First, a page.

Group of 20 finance chiefs sharpened their stance against governments trying to influence exchange rates as they sought to tame speculation about a global currency war without singling out Japan for criticism. Two days of talks between G-20 finance ministers and central bankers ended in Moscow on Sunday with a pledge not to "target our exchange rates for competitive purposes," according to a statement. That's stronger than their position three months ago and leaves Japanese officials under pressure to stop publicly giving guidance on their currency's value.
BUSINESS
August 13, 1985
U.S. Trade Representative Clayton Yeutter and Japanese officials agreed to hold separate talks on semiconductors, one of a number of issues contributing to trade friction between the two nations, Japanese officials said. In Tokyo for four days of trade talks, Yeutter also raised several other issues, pushing Japan to buy more U.S. aircraft and soda ash, use American auto transport ships and cut tariffs on paper products, aluminum and optical fibers.
NEWS
March 24, 1987 | Associated Press
Japanese officials today called for central bank intervention and possible joint action with Western nations to halt the slide of the U.S. dollar, which plunged to record lows on currency exchanges. The dollar closed at 148.80 yen after falling as low as 148.40 during the day. It was the first time the dollar had closed below 150 yen since modern exchange rates were established in the late 1940s. Dealers estimated that the Bank of Japan bought between $1.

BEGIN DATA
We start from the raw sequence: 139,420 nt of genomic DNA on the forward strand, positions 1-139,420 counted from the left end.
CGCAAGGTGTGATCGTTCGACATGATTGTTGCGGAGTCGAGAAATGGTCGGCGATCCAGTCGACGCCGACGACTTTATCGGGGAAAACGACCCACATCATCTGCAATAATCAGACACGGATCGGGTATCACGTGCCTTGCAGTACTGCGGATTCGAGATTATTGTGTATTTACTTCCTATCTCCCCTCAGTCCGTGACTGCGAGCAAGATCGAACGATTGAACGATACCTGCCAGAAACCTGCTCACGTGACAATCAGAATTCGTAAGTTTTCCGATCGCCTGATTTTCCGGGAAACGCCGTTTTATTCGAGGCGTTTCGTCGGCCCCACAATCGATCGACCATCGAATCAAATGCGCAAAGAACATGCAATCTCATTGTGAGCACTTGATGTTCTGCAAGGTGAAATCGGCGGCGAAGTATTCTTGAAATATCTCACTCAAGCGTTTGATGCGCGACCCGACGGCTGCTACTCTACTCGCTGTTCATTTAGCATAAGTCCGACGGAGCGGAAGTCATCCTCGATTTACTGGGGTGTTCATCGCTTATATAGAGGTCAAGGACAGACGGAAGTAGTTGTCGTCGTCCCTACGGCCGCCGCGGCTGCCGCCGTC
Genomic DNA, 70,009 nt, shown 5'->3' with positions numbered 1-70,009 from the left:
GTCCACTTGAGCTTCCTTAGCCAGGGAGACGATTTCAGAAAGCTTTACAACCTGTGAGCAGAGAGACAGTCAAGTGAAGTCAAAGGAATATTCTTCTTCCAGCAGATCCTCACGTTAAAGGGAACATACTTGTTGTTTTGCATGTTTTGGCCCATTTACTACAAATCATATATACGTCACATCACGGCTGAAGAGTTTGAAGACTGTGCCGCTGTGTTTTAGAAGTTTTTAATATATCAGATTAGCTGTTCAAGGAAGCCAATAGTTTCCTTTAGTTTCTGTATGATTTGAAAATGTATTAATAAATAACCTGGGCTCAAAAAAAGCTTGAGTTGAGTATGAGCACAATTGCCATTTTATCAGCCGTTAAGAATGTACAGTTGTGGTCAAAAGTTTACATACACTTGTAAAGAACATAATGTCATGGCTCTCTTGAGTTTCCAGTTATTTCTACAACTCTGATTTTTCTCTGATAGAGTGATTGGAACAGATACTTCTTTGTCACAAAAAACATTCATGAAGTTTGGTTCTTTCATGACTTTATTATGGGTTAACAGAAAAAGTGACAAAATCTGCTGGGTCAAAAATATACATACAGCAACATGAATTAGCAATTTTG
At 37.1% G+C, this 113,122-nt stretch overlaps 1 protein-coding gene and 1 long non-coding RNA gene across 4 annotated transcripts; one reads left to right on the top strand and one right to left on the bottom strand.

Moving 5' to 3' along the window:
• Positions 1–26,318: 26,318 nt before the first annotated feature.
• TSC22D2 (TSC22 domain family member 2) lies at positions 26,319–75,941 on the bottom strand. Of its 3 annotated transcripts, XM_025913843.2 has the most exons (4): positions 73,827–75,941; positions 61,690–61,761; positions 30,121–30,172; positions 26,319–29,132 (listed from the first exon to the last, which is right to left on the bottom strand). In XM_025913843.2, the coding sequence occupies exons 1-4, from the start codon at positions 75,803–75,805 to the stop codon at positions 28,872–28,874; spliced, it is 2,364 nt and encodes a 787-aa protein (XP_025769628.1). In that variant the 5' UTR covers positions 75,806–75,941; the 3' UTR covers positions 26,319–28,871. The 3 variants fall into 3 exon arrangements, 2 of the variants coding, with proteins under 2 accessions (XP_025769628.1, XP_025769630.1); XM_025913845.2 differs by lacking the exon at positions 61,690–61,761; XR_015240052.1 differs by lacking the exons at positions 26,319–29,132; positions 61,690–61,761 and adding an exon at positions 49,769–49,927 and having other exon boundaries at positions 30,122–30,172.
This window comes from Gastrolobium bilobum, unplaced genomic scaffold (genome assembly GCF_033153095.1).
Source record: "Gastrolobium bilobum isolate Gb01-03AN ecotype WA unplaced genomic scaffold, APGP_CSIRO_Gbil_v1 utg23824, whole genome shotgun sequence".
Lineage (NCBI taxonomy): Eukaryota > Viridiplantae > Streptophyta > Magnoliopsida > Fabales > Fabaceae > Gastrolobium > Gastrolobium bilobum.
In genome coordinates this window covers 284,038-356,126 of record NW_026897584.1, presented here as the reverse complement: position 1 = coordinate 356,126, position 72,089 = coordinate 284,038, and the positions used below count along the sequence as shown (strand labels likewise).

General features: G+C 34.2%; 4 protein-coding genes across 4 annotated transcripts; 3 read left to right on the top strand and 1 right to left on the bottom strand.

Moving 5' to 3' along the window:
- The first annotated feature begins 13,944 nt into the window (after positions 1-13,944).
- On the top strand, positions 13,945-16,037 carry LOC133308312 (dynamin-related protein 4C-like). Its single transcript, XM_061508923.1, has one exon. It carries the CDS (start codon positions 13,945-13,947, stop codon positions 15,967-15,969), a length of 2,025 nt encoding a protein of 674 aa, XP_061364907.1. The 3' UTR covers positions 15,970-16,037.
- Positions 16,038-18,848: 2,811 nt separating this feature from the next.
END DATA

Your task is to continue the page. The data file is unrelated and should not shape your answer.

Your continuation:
NEWS
September 26, 1986 | ANDREW HORVAT, Times Staff Writer
A Japanese Foreign Ministry spokesman said Thursday that "it is not necessary" to provide black and Hispanic congressmen a copy of controversial remarks by Prime Minister Yasuhiro Nakasone saying that the U.S. educational level is pulled down by large numbers of blacks and Hispanics. Leaders of black and Hispanic caucuses in Congress have urged the Japanese government to release the full text of Nakasone's speech Monday to a study group of junior members of his Liberal Democratic Party.
BUSINESS
August 20, 1986 | ANDREW HORVAT, Times Staff Writer